Moreover, the mutual relationship between increasing support of far-right parties and violent activities of extremists could be a double-edged sword. Extremist movements and their supporters have to be sure that violent incidents are not connected to them because the public mostly condemns such activities, according to Nociar.

“On the other hand, the public acceptance [of extremism] encourage violent activities of single persons or groups which are accepting violence as their working method,” Nociar said.

Extremism online

After ĽSNS made it to the parliament media together with activists took a look on Facebook profiles of party’s members and supporters. Some of  their statements were similar to those which have been punished in foreign countries.

For example, in May 2011 an anonymous administrator of an unofficial ĽSNS Facebook page stated in his or her reaction to a story about Roma that they should go to the gas chambers. After blogger Ján Benčík wrote about it the page disappeared. 

Also Facebook profile of infamous Milan Mazurek, an MP for ĽSNS, disappeared after media reported about his statements that refugees are “plague” and “primitive foreigners”. Mazurek was caught on video vulgarly shouting on Muslim family during 2015 anti-Muslim protest. 

Another ĽSNS parliament member Peter Kroupa described journalists as “stinky Jews” in March 2012.

To compare, Czech extremist politician Adam Bartoš was punished by suspended sentence of one year in March 2016 for stating that “Jewish question has not yet been satisfactorily solved”. Bartoš has appealed against the decision.

Further, Lutz Bachmann, the founder of the German anti-Islam organisation Pegida, was convicted of “inciting racial hatred” and fined €9,600 in May 2016 for calling refugees “cattle”, “scumbags”, and “filth”.

Racist comments which can be published without punishment encourage others to do the same because it weakens public norms which people follow, according to Štefančík.

“If denial of the current norms and promoting of those which are non-democratic becomes a rule there is assumption that the number of those people will grow,” Štefančík said.

Police respect privacy

Sme daily asked police whether they investigated suspicions of committing any crime including extremism by ĽSNS parliament members. The police responded that it cannot provide such information due to privacy issues.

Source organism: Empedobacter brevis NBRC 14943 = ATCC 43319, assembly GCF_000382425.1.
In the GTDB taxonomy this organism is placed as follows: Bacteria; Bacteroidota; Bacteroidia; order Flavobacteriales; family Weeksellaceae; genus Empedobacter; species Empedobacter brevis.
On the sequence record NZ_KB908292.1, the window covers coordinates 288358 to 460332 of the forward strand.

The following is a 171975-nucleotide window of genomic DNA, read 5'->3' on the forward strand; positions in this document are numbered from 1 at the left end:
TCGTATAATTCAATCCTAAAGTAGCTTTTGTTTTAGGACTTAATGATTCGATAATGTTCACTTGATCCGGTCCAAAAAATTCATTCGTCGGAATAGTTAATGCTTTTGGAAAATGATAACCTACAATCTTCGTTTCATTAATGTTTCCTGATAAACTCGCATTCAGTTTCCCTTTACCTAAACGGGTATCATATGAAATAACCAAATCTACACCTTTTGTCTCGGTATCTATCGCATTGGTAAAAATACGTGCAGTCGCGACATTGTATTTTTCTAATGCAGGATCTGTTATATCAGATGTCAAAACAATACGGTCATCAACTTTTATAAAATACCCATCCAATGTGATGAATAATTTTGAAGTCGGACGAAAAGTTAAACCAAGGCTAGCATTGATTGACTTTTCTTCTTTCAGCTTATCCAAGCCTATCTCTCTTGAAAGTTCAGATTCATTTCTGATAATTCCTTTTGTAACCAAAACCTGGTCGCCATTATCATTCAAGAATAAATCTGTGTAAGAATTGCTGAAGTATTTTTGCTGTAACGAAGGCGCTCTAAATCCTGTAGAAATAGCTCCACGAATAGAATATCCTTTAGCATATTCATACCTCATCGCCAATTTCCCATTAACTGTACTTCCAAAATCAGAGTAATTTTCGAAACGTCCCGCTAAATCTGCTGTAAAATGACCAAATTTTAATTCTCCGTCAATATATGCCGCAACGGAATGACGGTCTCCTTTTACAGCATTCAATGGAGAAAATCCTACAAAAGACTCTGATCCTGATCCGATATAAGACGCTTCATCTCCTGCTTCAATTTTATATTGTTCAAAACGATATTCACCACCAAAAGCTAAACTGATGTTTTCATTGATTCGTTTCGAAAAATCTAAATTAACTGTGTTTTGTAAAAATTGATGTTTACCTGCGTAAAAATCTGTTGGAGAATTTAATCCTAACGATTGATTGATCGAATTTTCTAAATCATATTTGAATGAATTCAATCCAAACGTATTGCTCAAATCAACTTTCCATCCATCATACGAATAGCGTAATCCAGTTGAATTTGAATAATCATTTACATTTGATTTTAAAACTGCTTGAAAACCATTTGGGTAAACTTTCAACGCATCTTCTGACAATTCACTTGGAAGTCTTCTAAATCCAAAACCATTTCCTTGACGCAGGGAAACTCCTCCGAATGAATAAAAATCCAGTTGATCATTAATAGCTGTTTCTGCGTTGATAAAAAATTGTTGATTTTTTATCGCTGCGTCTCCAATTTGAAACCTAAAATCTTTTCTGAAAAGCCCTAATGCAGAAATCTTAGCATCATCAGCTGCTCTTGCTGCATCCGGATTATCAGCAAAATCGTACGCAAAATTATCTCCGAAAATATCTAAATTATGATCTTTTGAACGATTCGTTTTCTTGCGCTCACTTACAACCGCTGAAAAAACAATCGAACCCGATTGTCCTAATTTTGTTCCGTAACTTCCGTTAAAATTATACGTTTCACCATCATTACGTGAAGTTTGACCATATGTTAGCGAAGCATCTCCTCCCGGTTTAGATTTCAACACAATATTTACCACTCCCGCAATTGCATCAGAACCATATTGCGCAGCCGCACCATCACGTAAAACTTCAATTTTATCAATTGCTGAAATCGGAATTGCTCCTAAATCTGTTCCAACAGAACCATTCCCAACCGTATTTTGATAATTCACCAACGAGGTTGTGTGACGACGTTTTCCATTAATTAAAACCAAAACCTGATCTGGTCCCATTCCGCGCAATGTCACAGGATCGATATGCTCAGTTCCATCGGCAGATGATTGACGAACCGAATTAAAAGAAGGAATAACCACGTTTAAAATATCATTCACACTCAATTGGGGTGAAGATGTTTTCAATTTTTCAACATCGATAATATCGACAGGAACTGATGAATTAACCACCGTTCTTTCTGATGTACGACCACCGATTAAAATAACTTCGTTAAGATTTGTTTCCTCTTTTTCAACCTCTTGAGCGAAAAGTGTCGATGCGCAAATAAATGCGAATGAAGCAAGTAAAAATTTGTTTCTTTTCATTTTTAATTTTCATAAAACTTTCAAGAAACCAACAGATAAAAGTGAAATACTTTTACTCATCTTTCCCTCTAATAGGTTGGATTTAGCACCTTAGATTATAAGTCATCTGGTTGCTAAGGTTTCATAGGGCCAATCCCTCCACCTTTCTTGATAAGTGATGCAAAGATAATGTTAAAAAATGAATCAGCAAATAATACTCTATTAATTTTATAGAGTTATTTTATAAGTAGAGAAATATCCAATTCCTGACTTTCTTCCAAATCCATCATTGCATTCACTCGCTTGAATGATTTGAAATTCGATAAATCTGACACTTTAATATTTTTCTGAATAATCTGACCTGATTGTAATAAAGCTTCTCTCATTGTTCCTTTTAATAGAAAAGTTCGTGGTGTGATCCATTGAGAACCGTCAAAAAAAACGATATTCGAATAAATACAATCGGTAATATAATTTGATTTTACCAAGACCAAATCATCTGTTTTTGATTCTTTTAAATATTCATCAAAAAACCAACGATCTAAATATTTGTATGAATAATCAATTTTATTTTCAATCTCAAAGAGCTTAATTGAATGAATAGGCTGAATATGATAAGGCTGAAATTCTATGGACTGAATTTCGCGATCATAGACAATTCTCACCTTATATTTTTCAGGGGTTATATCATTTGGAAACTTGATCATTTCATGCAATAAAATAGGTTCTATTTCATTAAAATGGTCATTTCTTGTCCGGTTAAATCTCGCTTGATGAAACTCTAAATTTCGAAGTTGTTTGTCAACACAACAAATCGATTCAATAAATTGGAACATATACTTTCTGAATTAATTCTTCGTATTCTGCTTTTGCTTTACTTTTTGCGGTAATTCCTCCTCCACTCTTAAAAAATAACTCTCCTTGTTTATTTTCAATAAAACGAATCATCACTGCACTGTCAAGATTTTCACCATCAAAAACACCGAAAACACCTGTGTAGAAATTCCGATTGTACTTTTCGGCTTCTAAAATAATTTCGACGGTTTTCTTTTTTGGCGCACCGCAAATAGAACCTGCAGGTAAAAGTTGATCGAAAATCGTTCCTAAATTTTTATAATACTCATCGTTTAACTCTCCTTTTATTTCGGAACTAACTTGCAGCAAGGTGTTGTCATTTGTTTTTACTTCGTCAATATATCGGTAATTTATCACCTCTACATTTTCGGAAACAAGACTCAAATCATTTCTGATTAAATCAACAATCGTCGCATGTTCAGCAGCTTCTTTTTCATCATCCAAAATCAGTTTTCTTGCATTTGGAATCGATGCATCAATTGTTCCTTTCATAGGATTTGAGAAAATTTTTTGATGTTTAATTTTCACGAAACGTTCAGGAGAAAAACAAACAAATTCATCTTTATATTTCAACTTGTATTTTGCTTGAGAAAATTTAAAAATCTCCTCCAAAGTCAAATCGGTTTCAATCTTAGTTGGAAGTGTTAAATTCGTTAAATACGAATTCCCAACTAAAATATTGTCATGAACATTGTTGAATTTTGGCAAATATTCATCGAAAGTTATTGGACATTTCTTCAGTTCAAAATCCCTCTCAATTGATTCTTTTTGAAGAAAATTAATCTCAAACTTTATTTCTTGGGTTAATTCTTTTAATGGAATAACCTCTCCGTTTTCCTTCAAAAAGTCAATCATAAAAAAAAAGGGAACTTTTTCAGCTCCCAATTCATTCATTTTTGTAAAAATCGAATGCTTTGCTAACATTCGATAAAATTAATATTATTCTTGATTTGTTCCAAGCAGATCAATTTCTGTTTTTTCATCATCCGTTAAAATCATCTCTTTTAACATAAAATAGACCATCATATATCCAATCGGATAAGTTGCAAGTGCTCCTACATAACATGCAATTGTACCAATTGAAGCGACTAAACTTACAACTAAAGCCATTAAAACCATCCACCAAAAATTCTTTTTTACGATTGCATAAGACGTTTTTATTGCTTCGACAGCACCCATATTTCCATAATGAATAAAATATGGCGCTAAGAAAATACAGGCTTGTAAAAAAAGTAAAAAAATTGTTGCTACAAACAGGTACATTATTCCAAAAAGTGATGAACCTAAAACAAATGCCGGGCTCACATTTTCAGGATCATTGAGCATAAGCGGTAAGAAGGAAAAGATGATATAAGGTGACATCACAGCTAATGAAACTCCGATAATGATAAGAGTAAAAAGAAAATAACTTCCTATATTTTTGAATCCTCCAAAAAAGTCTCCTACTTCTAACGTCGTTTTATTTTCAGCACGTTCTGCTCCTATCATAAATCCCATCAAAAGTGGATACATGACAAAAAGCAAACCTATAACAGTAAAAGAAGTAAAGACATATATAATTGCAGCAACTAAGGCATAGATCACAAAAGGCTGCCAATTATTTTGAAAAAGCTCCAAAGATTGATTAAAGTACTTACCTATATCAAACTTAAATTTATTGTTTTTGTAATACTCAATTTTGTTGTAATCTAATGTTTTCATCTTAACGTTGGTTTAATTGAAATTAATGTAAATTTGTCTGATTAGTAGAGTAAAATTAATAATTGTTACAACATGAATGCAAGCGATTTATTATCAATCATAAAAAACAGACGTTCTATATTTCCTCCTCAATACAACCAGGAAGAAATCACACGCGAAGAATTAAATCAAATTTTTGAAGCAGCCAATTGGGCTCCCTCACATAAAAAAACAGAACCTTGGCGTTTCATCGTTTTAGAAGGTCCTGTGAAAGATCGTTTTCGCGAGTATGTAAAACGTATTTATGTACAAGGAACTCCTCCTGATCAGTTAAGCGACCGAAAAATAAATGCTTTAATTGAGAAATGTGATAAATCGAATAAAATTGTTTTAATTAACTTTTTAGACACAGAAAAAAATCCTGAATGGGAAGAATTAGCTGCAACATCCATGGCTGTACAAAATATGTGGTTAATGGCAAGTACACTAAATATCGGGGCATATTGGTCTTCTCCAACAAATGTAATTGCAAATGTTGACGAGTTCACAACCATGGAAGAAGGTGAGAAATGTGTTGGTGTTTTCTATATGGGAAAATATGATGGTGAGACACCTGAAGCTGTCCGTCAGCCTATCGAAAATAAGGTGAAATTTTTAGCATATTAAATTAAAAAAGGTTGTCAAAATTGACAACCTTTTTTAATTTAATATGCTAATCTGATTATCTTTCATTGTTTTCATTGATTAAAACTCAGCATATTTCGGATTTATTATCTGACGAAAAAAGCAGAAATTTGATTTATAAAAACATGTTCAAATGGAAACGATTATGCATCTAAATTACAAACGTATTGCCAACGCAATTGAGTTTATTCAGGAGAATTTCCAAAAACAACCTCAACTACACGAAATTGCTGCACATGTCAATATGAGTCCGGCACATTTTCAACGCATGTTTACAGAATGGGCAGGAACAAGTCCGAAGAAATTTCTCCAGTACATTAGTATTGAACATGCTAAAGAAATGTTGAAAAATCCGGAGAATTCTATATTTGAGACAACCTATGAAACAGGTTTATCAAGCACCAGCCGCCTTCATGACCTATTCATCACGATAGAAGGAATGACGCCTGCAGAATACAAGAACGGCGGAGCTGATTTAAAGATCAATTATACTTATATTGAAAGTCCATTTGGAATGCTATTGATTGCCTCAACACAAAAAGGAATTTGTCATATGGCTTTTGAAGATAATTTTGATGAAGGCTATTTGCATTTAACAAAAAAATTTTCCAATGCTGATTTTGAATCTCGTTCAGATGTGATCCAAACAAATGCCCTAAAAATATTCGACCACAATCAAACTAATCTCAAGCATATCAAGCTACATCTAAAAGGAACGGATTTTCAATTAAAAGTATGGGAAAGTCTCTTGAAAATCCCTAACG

However, Prešov regional police office Daniel Džobanik confirmed for The Slovak Spectator that police are investigating some of Mazurek’s statements on the internet. Also Aktuality.sk news website reported on May 10 that police started criminal prosecution of Kroupa for propagation and support of groups wanting to suppress basic human rights.

Though it has failed to definitively confirm they are the same people, Transparency International Slovakia found 15 names including Mazurek which are matching names of ĽSNS candidates who have been accused of criminal acts. 

Secret services monitor them

The Slovak Information Service (SIS), the country's main intelligence agency, claims that it deals with extremism as legislation obliges it to do and that it reports its discoveries to the authorised authorities.

Besides operational cooperation with police, SIS sent almost 100 of intelligence information related to extremist including extremist statements on internet, according to SIS spokesperson Branislav Zvara.

“We would also like to say that only authorised receivers of our intelligence production and respective parliament bodies can objectively evaluate effectiveness and speed of our work,” Zvara said.

Courts decided in 105 cases related to extremism and racial hatred between 2012 and April 2016, according to Justice Ministry statistics. Most of punished people were spreading extremist symbols on the internet, but there were also brawlers who verbally or physically attacked Roma or were shouting Nazi slogans.

The police have been dealing with extremism for a long time. They cooperate with other state institutions, educates police officers and provide professional support to sport unions in this matter, according to Police Corps Presidium spokesman Michal Slivka.

“Extremism should not be fought only by repression,” Slivka said.

Interior Minister Robert Kaliňák stated that authorities struggle to fight against extremism because those people learned how to speak in public without being punished.

“This is extremist speciality, to balance on the edge of legality,” Kaliňák told the press. “Police have then much more difficult work.”